Synopsis: Redemption: The James Pearson Story tells the controversial story of one of the World’s best trad climbers. After a dramatic rise to become one of the top climbers in the UK, controversy surrounding the grading of his routes left him feeling ostracised from the climbing scene. The film tells James’ story and follows his return to the UK as he faces his demons and looks to redeem his place within the UK climbing community.After a dramatic rise to become one of the top climbers in the UK, James returns as he faces his demons after controversy surrounding the grading of his routes and looks to redeem his place within the UK climbing community.
This film is about a climber called James Pearson, I have filmed him a few times over the years. Last year he called me up and asked if I want to film him climb Rhapsody. I declined, as I had already made a couple of film about that route.But he explained how this route was bound up with his own story and how much it would mean to him to climb it. Once I understood that I was keen to make the film.
James, started climbing in a time of video cameras… most of his significance ascents have been captured by filmmakers over the last 10 years.
It was really interesting to look back through this 10 years worth of footage.
During that time he had a few close shaves and a few ropey haircuts!
James has grown up at a time of increased media, a time of web forums, social media, digital cameras.
So all his adolescent misdemeanour are fully documented on social media and video.
I feel very fortunate that the is very little evidence of my own adolescence… All my misdemeanour are now just exaggerated annotates rolled out when old friends meet… I’m really pleases that no video evidence of my midnight run through Leicester town centre, wearing nothing but my socks on my hands and my underpants on my head. It was a more innocent time!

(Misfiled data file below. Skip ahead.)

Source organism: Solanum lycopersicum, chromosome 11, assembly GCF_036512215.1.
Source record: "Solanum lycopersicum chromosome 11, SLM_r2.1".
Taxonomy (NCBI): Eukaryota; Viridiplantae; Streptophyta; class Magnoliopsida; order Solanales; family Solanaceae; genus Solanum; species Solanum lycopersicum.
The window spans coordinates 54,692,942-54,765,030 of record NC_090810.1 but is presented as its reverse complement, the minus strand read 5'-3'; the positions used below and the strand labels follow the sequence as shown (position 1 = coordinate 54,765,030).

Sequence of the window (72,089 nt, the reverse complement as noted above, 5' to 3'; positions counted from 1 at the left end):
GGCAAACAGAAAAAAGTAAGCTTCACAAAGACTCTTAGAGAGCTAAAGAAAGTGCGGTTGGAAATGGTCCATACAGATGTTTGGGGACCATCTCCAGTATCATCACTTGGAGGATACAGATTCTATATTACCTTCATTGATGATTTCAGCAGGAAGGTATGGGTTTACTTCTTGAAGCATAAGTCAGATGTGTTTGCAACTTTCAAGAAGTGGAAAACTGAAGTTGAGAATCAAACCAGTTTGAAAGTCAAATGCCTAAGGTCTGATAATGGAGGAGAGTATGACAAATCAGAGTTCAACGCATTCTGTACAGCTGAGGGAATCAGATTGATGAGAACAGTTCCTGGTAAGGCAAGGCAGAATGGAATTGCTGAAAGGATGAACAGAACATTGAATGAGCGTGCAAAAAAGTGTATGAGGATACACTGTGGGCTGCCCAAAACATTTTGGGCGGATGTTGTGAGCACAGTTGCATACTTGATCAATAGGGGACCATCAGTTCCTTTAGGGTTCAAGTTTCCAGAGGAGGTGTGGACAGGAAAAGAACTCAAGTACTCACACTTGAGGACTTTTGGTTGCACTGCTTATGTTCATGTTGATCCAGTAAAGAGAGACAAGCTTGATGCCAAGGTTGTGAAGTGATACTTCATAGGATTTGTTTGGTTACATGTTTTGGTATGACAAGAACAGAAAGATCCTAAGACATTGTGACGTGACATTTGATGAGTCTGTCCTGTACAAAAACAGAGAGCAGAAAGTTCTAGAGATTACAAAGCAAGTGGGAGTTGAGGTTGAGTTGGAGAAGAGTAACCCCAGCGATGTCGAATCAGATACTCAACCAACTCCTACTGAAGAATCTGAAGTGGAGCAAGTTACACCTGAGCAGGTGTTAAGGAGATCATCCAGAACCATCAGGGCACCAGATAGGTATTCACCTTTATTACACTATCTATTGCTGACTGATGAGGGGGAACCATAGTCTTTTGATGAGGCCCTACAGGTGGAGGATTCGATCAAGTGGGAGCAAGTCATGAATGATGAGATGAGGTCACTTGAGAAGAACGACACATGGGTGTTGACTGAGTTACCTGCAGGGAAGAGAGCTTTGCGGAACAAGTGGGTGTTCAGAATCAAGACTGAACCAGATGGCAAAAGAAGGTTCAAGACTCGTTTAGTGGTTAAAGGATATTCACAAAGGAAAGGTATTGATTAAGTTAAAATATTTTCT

To make this film as well as getting access to all the archive video I also need to record a sit down interview with James to drive the story. I met James at his house in France, it was a super hot day, then we added 2000 watts of lights and shut all the windows and doors, which effectively created an oven! I knew this interview would take hours, I often record 4-5 hours for a key interview. James asked if he could take his shirt off, I should have said no it would make the shoot look weird, but I felt sorry for him and I wanted him to be as comfortable as possible, so I said yes… unfortunately that does that mean that in the film it looks like he is sat talking to me in the nude! … He doesn’t even have his underpants on his head!
Paul is a climber and adventure filmmaker, based in Edinburgh, Scotland. As well as creating his own films under the Hot Aches Productions label, Paul works freelance as a cameraman and director for the broadcast industry. His films have focused mostly on rock climbing and mountaineering and have featured in the Mountain Film Festivals around the world almost every year since his first film played in 2004. After attending the Adventure Filmmakers Workshop at the Banff centre in 2005, Paul quit his previous career in IT to focus full-time on his passion for mountainfilm. Since then Paul has filmed some of the world’s best athletes and produced many award winning mountain films.